Plebiscite failure puts heat on Turnbull over equal marriage

Malcolm Turnbull’s release of the details of his planned plebiscite on same-sex marriage has only hardened opposition to it.

The Senate is almost certain to stop the plebiscite going ahead, with Nick Xenophon and The Greens already opposed and Labor set to announce its opposition too.

They are right to do so. The plebiscite is simply a delay tactic dreamed up by the right-wing of the Liberal Party. It is already clear there is overwhelming public support for marriage equality.

The fears that a plebiscite campaign would unleash a wave of homophobia are overblown, with the result more likely to isolate the homophobes. But parliament decided to ban same-sex marriage without any public vote, so there is no reason the public needs to vote to reverse this. It is simply an issue of equal rights.

Turnbull wants to give $7.5 million each to fund the yes and no campaigns. This is a concession to opponents of equal marriage, who complain they will find it hard to fundraise for their campaign.

The public should not be funding bigoted and hateful propaganda against equal marriage. And funding the campaigns also takes the cost of the whole unnecessary exercise to at least $175 million.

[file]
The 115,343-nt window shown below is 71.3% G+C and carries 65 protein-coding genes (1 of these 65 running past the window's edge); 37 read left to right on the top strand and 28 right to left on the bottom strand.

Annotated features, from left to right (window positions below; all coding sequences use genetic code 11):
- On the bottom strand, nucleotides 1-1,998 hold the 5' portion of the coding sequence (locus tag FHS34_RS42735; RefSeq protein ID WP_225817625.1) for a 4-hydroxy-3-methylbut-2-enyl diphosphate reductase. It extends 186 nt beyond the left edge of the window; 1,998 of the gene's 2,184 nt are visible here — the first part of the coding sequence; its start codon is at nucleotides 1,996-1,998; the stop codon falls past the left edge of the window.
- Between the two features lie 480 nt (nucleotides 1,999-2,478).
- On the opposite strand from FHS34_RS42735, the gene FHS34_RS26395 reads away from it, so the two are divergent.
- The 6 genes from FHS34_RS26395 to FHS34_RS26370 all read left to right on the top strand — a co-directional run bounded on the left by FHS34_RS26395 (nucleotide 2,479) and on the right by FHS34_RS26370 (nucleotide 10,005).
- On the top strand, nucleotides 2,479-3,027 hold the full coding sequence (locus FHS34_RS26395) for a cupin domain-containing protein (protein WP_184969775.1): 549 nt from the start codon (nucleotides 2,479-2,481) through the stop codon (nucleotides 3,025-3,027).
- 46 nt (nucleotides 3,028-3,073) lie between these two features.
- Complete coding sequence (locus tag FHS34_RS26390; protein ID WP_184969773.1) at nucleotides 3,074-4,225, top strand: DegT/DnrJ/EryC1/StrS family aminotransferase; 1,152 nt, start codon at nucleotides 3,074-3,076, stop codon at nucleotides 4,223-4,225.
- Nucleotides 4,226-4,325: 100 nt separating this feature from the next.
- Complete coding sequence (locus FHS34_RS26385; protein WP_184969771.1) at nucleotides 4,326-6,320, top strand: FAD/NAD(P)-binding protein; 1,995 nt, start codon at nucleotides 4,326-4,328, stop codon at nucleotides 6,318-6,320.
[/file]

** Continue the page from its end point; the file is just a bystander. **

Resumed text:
Even the question “Should the law be changed to allow same-sex couples to marry” was shaped by the right-wing of the Coalition, and fails to include all LGBTI relationships.

The defeat of the plebiscite plan will put increased pressure on Turnbull. The issue is not going to go away, and as long as he opposes a direct vote on marriage legislation in parliament Turnbull will wear the blame for the delay.

Already Essential poll has found that 53 per cent want parliament to deal with the issue if the Senate blocks the plebiscite.

There needs to be an escalation of protests to build the pressure on parliament to vote for marriage equality. The Liberals are divided and the government’s majority in the lower house is just one seat. A wave of pressure can push Coalition MPs to cross the floor. If Labor changes its policy and binds its MPs to support marriage equality, a bill could pass.

The LGBTI community has already waited long enough.


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